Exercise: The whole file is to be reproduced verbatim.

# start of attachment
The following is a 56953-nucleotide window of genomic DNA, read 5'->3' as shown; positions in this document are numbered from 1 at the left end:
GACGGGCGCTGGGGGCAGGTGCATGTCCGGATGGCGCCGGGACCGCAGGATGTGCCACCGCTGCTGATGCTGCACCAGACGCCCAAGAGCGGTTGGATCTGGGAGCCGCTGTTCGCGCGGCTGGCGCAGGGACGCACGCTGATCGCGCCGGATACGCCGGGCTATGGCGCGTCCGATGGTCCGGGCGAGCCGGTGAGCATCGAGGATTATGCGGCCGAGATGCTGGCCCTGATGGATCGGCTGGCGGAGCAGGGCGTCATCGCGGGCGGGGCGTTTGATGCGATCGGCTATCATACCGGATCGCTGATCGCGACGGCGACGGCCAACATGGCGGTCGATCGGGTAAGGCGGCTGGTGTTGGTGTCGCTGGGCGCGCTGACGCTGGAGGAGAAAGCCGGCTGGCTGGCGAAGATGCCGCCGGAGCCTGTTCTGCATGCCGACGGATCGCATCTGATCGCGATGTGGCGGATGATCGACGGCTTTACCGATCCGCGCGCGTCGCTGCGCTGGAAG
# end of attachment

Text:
The following is a 56953-nucleotide window of genomic DNA, read 5'->3' as shown; positions in this document are numbered from 1 at the left end:
GACGGGCGCTGGGGGCAGGTGCATGTCCGGATGGCGCCGGGACCGCAGGATGTGCCACCGCTGCTGATGCTGCACCAGACGCCCAAGAGCGGTTGGATCTGGGAGCCGCTGTTCGCGCGGCTGGCGCAGGGACGCACGCTGATCGCGCCGGATACGCCGGGCTATGGCGCGTCCGATGGTCCGGGCGAGCCGGTGAGCATCGAGGATTATGCGGCCGAGATGCTGGCCCTGATGGATCGGCTGGCGGAGCAGGGCGTCATCGCGGGCGGGGCGTTTGATGCGATCGGCTATCATACCGGATCGCTGATCGCGACGGCGACGGCCAACATGGCGGTCGATCGGGTAAGGCGGCTGGTGTTGGTGTCGCTGGGCGCGCTGACGCTGGAGGAGAAAGCCGGCTGGCTGGCGAAGATGCCGCCGGAGCCTGTTCTGCATGCCGACGGATCGCATCTGATCGCGATGTGGCGGATGATCGACGGCTTTACCGATCCGCGCGCGTCGCTGCGCTGGAAG